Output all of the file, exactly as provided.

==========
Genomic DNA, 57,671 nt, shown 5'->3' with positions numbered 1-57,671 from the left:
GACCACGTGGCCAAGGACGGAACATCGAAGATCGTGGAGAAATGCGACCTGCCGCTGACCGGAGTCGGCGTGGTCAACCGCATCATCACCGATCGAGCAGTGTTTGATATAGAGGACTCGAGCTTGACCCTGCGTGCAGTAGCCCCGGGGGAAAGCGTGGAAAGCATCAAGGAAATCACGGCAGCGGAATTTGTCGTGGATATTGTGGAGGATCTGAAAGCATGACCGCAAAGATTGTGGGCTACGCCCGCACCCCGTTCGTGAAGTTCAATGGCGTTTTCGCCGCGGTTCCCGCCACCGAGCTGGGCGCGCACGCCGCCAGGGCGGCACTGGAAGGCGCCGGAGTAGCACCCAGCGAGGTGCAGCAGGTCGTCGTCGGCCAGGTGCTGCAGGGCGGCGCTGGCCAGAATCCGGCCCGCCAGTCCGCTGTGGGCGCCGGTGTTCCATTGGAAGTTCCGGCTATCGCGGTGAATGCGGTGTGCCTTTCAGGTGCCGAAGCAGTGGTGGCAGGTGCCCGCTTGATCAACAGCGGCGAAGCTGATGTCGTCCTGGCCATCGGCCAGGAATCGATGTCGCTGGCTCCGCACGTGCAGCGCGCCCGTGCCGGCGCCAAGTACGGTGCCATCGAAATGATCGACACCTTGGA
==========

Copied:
Genomic DNA, 57,671 nt, shown 5'->3' with positions numbered 1-57,671 from the left:
GACCACGTGGCCAAGGACGGAACATCGAAGATCGTGGAGAAATGCGACCTGCCGCTGACCGGAGTCGGCGTGGTCAACCGCATCATCACCGATCGAGCAGTGTTTGATATAGAGGACTCGAGCTTGACCCTGCGTGCAGTAGCCCCGGGGGAAAGCGTGGAAAGCATCAAGGAAATCACGGCAGCGGAATTTGTCGTGGATATTGTGGAGGATCTGAAAGCATGACCGCAAAGATTGTGGGCTACGCCCGCACCCCGTTCGTGAAGTTCAATGGCGTTTTCGCCGCGGTTCCCGCCACCGAGCTGGGCGCGCACGCCGCCAGGGCGGCACTGGAAGGCGCCGGAGTAGCACCCAGCGAGGTGCAGCAGGTCGTCGTCGGCCAGGTGCTGCAGGGCGGCGCTGGCCAGAATCCGGCCCGCCAGTCCGCTGTGGGCGCCGGTGTTCCATTGGAAGTTCCGGCTATCGCGGTGAATGCGGTGTGCCTTTCAGGTGCCGAAGCAGTGGTGGCAGGTGCCCGCTTGATCAACAGCGGCGAAGCTGATGTCGTCCTGGCCATCGGCCAGGAATCGATGTCGCTGGCTCCGCACGTGCAGCGCGCCCGTGCCGGCGCCAAGTACGGTGCCATCGAAATGATCGACACCTTGGA